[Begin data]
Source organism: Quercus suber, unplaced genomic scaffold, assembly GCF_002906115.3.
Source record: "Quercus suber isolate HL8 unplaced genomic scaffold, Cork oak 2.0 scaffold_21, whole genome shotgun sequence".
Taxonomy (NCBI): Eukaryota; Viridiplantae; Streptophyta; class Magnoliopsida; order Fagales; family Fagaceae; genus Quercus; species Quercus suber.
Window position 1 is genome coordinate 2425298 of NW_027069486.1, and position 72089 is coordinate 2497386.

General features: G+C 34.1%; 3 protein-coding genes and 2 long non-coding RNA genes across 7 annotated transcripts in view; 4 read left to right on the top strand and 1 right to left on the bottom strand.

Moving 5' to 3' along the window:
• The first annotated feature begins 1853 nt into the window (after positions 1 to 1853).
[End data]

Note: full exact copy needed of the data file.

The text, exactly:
Source organism: Quercus suber, unplaced genomic scaffold, assembly GCF_002906115.3.
Source record: "Quercus suber isolate HL8 unplaced genomic scaffold, Cork oak 2.0 scaffold_21, whole genome shotgun sequence".
Taxonomy (NCBI): Eukaryota; Viridiplantae; Streptophyta; class Magnoliopsida; order Fagales; family Fagaceae; genus Quercus; species Quercus suber.
Window position 1 is genome coordinate 2425298 of NW_027069486.1, and position 72089 is coordinate 2497386.

General features: G+C 34.1%; 3 protein-coding genes and 2 long non-coding RNA genes across 7 annotated transcripts in view; 4 read left to right on the top strand and 1 right to left on the bottom strand.

Moving 5' to 3' along the window:
• The first annotated feature begins 1853 nt into the window (after positions 1 to 1853).